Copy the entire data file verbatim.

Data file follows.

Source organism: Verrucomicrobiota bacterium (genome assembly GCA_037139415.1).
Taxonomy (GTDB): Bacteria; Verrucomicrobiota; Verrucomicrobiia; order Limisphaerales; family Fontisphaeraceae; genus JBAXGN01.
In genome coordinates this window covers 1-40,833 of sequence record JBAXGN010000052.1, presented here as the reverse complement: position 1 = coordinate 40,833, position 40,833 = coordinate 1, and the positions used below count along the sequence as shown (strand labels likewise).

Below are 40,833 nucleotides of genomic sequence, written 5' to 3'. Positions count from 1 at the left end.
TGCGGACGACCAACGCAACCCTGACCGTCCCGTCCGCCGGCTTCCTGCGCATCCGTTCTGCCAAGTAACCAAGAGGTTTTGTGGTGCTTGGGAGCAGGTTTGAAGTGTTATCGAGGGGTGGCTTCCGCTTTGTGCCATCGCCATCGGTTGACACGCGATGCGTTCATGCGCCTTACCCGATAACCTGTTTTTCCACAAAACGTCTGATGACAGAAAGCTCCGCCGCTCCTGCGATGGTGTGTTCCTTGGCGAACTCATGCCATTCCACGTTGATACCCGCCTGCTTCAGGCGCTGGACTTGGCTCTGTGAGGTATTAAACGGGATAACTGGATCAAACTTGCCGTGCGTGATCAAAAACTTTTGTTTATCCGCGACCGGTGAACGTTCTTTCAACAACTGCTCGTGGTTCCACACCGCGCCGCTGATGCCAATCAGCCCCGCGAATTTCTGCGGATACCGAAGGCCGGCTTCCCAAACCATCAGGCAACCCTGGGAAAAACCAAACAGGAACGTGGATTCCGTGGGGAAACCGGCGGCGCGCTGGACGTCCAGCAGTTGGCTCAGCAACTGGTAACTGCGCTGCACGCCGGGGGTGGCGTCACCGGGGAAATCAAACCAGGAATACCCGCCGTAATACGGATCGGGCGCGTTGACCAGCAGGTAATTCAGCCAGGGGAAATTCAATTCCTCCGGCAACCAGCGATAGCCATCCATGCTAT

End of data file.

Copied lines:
Source organism: Verrucomicrobiota bacterium (genome assembly GCA_037139415.1).
Taxonomy (GTDB): Bacteria; Verrucomicrobiota; Verrucomicrobiia; order Limisphaerales; family Fontisphaeraceae; genus JBAXGN01.
In genome coordinates this window covers 1-40,833 of sequence record JBAXGN010000052.1, presented here as the reverse complement: position 1 = coordinate 40,833, position 40,833 = coordinate 1, and the positions used below count along the sequence as shown (strand labels likewise).

Below are 40,833 nucleotides of genomic sequence, written 5' to 3'. Positions count from 1 at the left end.
TGCGGACGACCAACGCAACCCTGACCGTCCCGTCCGCCGGCTTCCTGCGCATCCGTTCTGCCAAGTAACCAAGAGGTTTTGTGGTGCTTGGGAGCAGGTTTGAAGTGTTATCGAGGGGTGGCTTCCGCTTTGTGCCATCGCCATCGGTTGACACGCGATGCGTTCATGCGCCTTACCCGATAACCTGTTTTTCCACAAAACGTCTGATGACAGAAAGCTCCGCCGCTCCTGCGATGGTGTGTTCCTTGGCGAACTCATGCCATTCCACGTTGATACCCGCCTGCTTCAGGCGCTGGACTTGGCTCTGTGAGGTATTAAACGGGATAACTGGATCAAACTTGCCGTGCGTGATCAAAAACTTTTGTTTATCCGCGACCGGTGAACGTTCTTTCAACAACTGCTCGTGGTTCCACACCGCGCCGCTGATGCCAATCAGCCCCGCGAATTTCTGCGGATACCGAAGGCCGGCTTCCCAAACCATCAGGCAACCCTGGGAAAAACCAAACAGGAACGTGGATTCCGTGGGGAAACCGGCGGCGCGCTGGACGTCCAGCAGTTGGCTCAGCAACTGGTAACTGCGCTGCACGCCGGGGGTGGCGTCACCGGGGAAATCAAACCAGGAATACCCGCCGTAATACGGATCGGGCGCGTTGACCAGCAGGTAATTCAGCCAGGGGAAATTCAATTCCTCCGGCAACCAGCGATAGCCATCCATGCTAT